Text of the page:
Gov. Phil Murphy’s administration announced Thursday that it has signed a $34 million contract with 6,500 state workers from the American Federation of State, County and Municipal Employees.
Representatives from AFSCME still have to ratify the contract, which expired amidst a stalemate contract negotiations with the administration of then-Gov. Chris Christie.
The contract will be retroactively effective from July 1, 2015 and run through June 30. It will include two separate 2 percent across-the-board pay increases, and compensate them for longevity pay, which had been frozen under Christie.
New Jersey employees are represented by AFSCME Council 63.
“This contract will provide fair wages, honor past increments that the prior administration refused to pay, and protect health care, among other benefits,” Murphy said Thursday during a speech at the AFSCME’s 43rd International Convention in Boston.
The new contracts will include step increases, which Christie also froze following the 2015 expiration. Those payments boost pay annually by hundreds of thousands of dollars for workers.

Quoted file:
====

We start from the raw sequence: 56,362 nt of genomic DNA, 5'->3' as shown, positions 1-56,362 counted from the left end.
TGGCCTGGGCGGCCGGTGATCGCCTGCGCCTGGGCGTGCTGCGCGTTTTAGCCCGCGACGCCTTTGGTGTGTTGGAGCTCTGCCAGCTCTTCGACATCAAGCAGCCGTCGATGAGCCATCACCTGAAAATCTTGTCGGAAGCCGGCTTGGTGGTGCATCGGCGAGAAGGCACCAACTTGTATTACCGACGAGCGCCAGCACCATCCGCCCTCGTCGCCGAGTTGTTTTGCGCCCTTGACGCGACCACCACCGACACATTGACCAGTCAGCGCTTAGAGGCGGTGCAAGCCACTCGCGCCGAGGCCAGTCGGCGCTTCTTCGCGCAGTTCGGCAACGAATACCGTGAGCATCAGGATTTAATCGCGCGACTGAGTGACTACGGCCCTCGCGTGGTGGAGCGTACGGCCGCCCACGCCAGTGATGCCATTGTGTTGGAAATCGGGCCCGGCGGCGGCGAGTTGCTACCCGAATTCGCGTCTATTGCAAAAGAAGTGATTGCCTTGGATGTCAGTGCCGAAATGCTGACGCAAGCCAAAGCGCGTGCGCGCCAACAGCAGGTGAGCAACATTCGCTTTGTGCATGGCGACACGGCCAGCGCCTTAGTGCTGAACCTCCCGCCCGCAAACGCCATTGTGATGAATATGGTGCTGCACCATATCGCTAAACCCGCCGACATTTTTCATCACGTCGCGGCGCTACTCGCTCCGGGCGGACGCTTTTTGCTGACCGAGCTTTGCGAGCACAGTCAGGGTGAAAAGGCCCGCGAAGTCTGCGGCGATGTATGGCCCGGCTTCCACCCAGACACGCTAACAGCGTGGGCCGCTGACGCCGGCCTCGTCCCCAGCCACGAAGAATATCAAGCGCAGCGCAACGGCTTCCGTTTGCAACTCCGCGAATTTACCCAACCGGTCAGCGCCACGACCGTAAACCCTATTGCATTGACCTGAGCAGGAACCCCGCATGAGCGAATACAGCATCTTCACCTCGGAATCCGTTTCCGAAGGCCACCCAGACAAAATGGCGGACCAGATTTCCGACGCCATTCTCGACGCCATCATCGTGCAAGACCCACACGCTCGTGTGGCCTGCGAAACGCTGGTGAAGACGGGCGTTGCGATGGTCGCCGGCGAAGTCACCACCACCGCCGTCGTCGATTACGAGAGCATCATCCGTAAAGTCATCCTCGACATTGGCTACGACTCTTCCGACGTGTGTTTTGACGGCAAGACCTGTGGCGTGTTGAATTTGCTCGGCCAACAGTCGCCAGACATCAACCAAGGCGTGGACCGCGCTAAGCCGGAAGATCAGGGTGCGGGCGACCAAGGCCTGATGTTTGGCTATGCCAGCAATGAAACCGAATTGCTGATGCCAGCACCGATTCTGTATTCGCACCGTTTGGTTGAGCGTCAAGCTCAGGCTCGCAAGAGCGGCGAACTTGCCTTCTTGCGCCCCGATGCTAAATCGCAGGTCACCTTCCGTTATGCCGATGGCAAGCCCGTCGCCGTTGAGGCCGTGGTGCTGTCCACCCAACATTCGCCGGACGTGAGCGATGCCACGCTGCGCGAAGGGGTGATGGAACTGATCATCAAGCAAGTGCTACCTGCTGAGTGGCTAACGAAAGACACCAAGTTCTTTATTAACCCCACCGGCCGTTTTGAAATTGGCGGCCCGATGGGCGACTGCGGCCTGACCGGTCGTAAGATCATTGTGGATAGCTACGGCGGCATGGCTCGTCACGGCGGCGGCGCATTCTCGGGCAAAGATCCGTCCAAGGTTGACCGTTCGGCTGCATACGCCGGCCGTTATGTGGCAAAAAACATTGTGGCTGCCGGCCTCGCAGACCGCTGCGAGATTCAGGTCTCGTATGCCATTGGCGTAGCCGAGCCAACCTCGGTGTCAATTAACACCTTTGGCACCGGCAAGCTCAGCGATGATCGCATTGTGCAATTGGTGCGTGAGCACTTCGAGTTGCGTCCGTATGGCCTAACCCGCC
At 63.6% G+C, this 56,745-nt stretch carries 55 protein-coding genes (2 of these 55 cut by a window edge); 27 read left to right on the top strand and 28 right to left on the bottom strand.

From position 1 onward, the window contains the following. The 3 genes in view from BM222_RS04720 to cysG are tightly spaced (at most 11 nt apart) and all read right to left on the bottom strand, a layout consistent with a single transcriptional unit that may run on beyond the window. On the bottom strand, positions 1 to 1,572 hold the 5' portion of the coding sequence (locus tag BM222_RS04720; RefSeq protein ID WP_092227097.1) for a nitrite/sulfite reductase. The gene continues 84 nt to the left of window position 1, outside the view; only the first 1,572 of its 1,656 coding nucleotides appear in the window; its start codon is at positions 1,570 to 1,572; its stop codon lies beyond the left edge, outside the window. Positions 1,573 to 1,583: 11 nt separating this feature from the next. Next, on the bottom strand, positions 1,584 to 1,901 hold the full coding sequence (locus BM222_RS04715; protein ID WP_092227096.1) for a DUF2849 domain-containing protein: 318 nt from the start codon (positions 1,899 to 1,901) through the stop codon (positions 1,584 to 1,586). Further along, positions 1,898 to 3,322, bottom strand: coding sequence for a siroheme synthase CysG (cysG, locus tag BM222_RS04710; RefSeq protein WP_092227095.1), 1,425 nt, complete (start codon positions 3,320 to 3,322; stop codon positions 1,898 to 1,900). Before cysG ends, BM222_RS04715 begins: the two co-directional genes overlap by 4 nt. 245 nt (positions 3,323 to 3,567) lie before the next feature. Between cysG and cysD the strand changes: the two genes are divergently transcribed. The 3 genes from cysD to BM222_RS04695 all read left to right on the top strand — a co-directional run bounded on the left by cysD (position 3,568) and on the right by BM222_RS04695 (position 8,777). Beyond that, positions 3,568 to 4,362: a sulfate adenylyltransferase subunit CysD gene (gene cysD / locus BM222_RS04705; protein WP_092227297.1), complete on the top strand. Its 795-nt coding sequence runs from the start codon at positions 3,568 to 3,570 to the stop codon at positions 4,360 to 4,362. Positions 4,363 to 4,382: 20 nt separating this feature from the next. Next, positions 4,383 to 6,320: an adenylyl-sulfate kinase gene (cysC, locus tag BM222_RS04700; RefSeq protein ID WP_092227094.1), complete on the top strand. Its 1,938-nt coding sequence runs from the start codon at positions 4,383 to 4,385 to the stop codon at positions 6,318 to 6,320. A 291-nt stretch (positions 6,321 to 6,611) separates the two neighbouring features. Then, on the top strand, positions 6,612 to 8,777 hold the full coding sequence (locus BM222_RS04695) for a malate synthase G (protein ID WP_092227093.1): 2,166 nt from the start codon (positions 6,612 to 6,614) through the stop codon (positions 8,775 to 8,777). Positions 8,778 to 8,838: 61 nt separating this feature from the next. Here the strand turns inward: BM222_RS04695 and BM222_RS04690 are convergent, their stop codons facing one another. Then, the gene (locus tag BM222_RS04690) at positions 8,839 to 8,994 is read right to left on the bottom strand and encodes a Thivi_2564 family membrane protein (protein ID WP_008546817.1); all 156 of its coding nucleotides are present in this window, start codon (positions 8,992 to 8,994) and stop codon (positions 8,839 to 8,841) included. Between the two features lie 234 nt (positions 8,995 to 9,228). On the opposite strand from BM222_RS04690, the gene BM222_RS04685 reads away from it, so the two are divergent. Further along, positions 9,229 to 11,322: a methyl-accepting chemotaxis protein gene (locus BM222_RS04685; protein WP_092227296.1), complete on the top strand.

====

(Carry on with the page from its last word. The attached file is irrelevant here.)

Employees who weren’t eligible for step increases will receive a $650 bonus, while employees who’ve retired following the contract expiration will receive a $450 bonus.
The first 2 percent raise will be retroactive to August, while the second will be effective this month.
“Eight years of Chris Christie’s attacks on labor, particularly public organized labor, came to an abrupt end. Out went the name-calling. Out went the vilification and blame for seemingly everything going wrong in our state,” Murphy said at his Boston speech. “In New Jersey, instead of a closed door, my door is open. Instead of being told to “sit down and shut up,” labor now finds a seat at the table.”
Thursday’s announcement marks the second union contract agreement with Murphy. In May, his administration and the Communications Workers of America agreed on a $148.9 million contract.